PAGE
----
Prologue: RELIC by Theresa Danley

The anomaly caught the attention of NASA stargazers barely one week before the bright light interrupted their de-bate over what to name it. Gary Humphries, the stargazer who’d first detected it, insisted its sudden appearance from out of nowhere indicated an eccentric orbit and the dull lu-minescence of the object indicated a coma, albeit perhaps a very weak and fading atmosphere, but a coma nonetheless. He argued that a comet with severely diminished volatile compounds was still a comet and therefore it should be named after him just as all comets have been named after their discoverers.

Others argued the mysterious object was merely an as-teroid knocked wildly out of the asteroid belt, possibly hurled out from Jupiter’s gravity. It’s sudden appearance and near earth trajectory certainly drew interest, but as an asteroid, they argued it should be given its appropriate num-ber beside any name of Humphries’ choosing. But Humphries wasn’t satisfied with simply naming a small so-lar system body. He wanted his name on it, to forever be immortalized through a tumbling piece of space rock.

The debate had become quite heated, and highly sensi-tive instruments employed to settle the matter when the anomaly suddenly lit up. It wasn’t just any spark typical of a collision. This object suddenly glowed, brighter than any transient atmosphere typical of a comet. Instead, it could be likened to the sudden brightness of a supernova, but on a tremendously smaller scale. The observation came as a com-plete surprise. The light disrupted the instruments from de-tecting any ion or dust tails typical of comets but it was just as well. The debate over naming it dropped like a hot potato as scientists scrambled to explain what they were witness-ing—and what that might mean to planet Earth.

* * * *

Somewhere near Escabosa, New Mexico

The pitchfork flew erratically through the shadows, flickering within the orange dusk that filtered through the dry barn wood planks. The noise it made as it clattered against the fifty-eight Ford Tractor sent a chill down Samuel Livingston’s spine. Every nerve in his being screamed for escape as he scrambled through decades of dust layered on the floor. His arthritic knees punished him for his efforts and his jaw throbbed, dislocated at best.

He was living out one of those terrible dreams where he felt like he was running as hard as he could but was getting nowhere fast. He felt sluggish. He was aware of his wasted movements that propelled him no further, no faster. He sensed the danger close behind him. Just like the dream, he couldn’t seem to get away.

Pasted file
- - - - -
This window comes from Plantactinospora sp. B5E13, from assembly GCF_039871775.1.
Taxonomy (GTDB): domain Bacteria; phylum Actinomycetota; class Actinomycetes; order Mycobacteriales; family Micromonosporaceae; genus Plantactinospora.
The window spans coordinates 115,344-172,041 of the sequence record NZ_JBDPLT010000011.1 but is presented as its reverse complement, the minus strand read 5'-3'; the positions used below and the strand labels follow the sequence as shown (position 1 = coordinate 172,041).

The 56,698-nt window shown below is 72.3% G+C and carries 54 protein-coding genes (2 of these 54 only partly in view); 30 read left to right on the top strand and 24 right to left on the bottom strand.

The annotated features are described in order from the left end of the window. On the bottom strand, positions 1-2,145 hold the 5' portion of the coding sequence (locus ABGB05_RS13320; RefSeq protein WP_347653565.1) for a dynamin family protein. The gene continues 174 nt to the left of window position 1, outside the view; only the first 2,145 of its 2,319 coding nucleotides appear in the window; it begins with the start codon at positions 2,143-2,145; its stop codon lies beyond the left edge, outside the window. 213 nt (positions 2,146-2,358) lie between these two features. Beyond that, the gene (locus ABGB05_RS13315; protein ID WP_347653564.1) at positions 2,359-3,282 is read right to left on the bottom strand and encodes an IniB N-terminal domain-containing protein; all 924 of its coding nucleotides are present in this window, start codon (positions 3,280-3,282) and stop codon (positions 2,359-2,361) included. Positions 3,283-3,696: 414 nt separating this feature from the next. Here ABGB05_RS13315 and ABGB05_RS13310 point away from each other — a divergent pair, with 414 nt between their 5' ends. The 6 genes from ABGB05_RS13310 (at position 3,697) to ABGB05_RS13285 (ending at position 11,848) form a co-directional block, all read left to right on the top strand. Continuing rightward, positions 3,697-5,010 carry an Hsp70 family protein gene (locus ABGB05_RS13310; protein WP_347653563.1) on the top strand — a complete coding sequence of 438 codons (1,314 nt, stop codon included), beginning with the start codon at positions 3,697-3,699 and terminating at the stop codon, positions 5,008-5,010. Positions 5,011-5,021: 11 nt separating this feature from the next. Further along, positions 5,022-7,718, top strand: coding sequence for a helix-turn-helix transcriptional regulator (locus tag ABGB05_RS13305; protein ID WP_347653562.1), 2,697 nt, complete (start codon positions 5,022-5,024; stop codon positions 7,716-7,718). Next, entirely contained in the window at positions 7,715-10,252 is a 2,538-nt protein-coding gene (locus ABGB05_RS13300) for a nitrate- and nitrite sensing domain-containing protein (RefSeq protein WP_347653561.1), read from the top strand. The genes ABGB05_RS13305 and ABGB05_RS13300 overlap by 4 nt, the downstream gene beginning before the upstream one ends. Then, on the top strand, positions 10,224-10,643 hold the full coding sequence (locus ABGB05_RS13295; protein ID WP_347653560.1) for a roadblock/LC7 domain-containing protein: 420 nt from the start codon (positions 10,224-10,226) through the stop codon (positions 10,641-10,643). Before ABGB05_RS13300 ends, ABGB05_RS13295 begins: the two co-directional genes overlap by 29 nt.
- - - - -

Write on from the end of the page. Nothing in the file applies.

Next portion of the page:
He didn’t get away.

That heavy hand caught him again. It was unreal that it had him and he knew this time, it wouldn’t let go.

“Don’t make me do to you what I did to Hadley,” a dark voice growled. “I don’t have the time.”

Samuel started to struggle just as a loop flipped over his head and drew tight around his neck, eradicating all the fight left in him. At the rope’s insistence, Samuel was pulled back to his feet. He tugged desperately to loosen the noose as the shadowy figure shifted to face him. Samuel didn’t dare look into those bloodthirsty eyes again. Gasping for breath, he could only focus on the blood-soaked sleeve where a fluke jab had just moments ago driven the pitchfork through the flesh of his captor’s forearm.

That stroke of luck had done little more than delay the inevitable.

“Now, I’ll tell you one last time. Get on the bucket.”

Samuel’s knees felt like cement. Just the thought of moving pained him but a jerk on the rope coaxed mobility out of them. The shadow man led him to the overturned bucket in the aisle between two box stalls. As he shuffled closer Samuel sought a way out but no opportunity pre-sented itself. Another jerk on the rope and he obediently stepped up onto the bucket.

The end of the rope flew into the rafters and slapped him on the backside as it flipped back down. The shadow tied it off. This was the end.

Samuel stood on that bucket.

Waiting.

Shadow man stood in front of him.

Waiting.

“Can’t you just let me go?” Samuel pled. “I won’t tell a soul.”

The shadow shook his head. “Can’t take that chance. You’ve said too much already.”

The shadow moved. Samuel winced but to his surprise, the man started walking away. “Where are you going?” he called.

The shadow paused and turned a half step. “I’ll let you finish this business.”

“What?”

Samuel clenched his fists if only to confirm that his hands had not been bound. That was the opportunity he needed--his chance for freedom. But surely his captor wasn’t so careless as to leave him with this escape. Samuel had never experienced such luck in his life.

“Remember Hadley?” the shadow asked. “He was clever, but I still found him. Keep that in mind, Sam. Hadley took me three hours holding a steady pace. If I have to catch you again, I’ll be sure to take my time.”

Samuel felt the blood drain from his face. His knees weakened. The rope itched.

“But I’m not going to worry about catching you a sec-ond time,” the shadow continued. “No doubt you’ll do the right thing.”

Samuel held his breath as the shadow turned back around. He swallowed hard and watched helplessly as that broad silhouette stepped out of the barn door framing an ominously bright star piercing through the bludgeoned sun-set.

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